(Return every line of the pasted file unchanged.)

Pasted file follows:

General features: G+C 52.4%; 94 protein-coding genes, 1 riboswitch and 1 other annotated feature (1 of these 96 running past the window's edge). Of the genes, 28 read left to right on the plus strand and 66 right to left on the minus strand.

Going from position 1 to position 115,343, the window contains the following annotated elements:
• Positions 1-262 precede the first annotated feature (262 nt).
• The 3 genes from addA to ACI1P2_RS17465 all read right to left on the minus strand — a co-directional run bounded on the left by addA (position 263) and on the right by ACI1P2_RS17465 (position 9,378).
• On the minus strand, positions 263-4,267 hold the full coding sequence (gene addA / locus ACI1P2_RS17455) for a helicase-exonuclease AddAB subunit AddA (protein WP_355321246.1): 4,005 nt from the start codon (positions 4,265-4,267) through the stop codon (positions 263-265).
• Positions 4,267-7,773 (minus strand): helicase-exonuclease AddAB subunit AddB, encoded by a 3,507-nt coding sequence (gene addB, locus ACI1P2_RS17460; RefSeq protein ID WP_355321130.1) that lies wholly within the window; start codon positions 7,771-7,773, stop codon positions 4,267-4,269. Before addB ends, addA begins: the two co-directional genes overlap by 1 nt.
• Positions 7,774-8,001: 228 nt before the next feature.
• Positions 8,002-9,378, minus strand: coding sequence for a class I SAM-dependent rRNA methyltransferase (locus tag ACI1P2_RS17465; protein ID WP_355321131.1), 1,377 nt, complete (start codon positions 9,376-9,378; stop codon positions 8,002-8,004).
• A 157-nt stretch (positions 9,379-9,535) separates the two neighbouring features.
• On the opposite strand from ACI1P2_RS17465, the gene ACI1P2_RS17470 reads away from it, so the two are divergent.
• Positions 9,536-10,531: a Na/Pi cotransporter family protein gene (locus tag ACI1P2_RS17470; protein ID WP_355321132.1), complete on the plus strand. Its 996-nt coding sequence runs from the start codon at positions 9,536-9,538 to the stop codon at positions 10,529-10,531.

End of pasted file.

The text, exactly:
General features: G+C 52.4%; 94 protein-coding genes, 1 riboswitch and 1 other annotated feature (1 of these 96 running past the window's edge). Of the genes, 28 read left to right on the plus strand and 66 right to left on the minus strand.

Going from position 1 to position 115,343, the window contains the following annotated elements:
• Positions 1-262 precede the first annotated feature (262 nt).
• The 3 genes from addA to ACI1P2_RS17465 all read right to left on the minus strand — a co-directional run bounded on the left by addA (position 263) and on the right by ACI1P2_RS17465 (position 9,378).
• On the minus strand, positions 263-4,267 hold the full coding sequence (gene addA / locus ACI1P2_RS17455) for a helicase-exonuclease AddAB subunit AddA (protein WP_355321246.1): 4,005 nt from the start codon (positions 4,265-4,267) through the stop codon (positions 263-265).
• Positions 4,267-7,773 (minus strand): helicase-exonuclease AddAB subunit AddB, encoded by a 3,507-nt coding sequence (gene addB, locus ACI1P2_RS17460; RefSeq protein ID WP_355321130.1) that lies wholly within the window; start codon positions 7,771-7,773, stop codon positions 4,267-4,269. Before addB ends, addA begins: the two co-directional genes overlap by 1 nt.
• Positions 7,774-8,001: 228 nt before the next feature.
• Positions 8,002-9,378, minus strand: coding sequence for a class I SAM-dependent rRNA methyltransferase (locus tag ACI1P2_RS17465; protein ID WP_355321131.1), 1,377 nt, complete (start codon positions 9,376-9,378; stop codon positions 8,002-8,004).
• A 157-nt stretch (positions 9,379-9,535) separates the two neighbouring features.
• On the opposite strand from ACI1P2_RS17465, the gene ACI1P2_RS17470 reads away from it, so the two are divergent.
• Positions 9,536-10,531: a Na/Pi cotransporter family protein gene (locus tag ACI1P2_RS17470; protein ID WP_355321132.1), complete on the plus strand. Its 996-nt coding sequence runs from the start codon at positions 9,536-9,538 to the stop codon at positions 10,529-10,531.